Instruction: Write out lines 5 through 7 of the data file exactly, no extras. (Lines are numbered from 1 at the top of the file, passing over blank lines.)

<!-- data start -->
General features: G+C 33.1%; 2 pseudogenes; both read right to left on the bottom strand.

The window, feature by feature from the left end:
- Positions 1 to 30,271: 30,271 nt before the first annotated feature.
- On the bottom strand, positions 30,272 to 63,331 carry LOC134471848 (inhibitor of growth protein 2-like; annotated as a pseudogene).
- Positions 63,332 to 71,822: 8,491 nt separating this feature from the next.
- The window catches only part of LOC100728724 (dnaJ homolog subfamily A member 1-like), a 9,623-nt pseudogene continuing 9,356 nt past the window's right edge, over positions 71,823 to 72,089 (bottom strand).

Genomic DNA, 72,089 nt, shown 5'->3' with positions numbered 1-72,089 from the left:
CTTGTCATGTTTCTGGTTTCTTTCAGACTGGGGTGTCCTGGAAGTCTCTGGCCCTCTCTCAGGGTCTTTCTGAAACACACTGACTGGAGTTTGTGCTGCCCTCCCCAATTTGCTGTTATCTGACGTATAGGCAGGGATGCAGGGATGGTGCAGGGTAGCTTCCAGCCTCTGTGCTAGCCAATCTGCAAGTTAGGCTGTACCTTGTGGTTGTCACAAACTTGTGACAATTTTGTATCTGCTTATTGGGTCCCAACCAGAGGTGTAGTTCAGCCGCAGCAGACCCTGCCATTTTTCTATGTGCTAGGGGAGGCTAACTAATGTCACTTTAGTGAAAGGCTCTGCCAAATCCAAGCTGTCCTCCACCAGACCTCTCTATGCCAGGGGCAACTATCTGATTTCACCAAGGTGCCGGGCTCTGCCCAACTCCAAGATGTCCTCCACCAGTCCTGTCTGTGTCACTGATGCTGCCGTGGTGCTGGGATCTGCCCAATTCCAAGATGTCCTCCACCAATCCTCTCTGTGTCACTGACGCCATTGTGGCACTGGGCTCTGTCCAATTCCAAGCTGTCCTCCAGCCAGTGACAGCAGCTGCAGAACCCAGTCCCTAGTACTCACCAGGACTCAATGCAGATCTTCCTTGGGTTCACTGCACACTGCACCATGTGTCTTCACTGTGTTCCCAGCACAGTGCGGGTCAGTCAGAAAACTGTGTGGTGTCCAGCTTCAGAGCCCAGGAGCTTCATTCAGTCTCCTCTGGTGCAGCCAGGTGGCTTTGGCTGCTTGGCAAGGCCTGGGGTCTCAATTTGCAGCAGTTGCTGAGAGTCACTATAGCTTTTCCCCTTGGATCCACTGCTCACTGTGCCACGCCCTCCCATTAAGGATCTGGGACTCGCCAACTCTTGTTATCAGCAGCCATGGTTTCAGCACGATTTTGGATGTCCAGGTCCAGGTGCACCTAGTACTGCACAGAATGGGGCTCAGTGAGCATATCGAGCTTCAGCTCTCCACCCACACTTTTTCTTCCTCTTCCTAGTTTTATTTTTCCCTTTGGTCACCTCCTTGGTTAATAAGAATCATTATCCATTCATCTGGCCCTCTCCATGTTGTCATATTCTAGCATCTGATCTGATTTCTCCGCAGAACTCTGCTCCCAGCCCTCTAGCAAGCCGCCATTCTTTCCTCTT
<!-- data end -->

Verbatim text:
- Positions 63,332 to 71,822: 8,491 nt separating this feature from the next.
- The window catches only part of LOC100728724 (dnaJ homolog subfamily A member 1-like), a 9,623-nt pseudogene continuing 9,356 nt past the window's right edge, over positions 71,823 to 72,089 (bottom strand).

Genomic DNA, 72,089 nt, shown 5'->3' with positions numbered 1-72,089 from the left: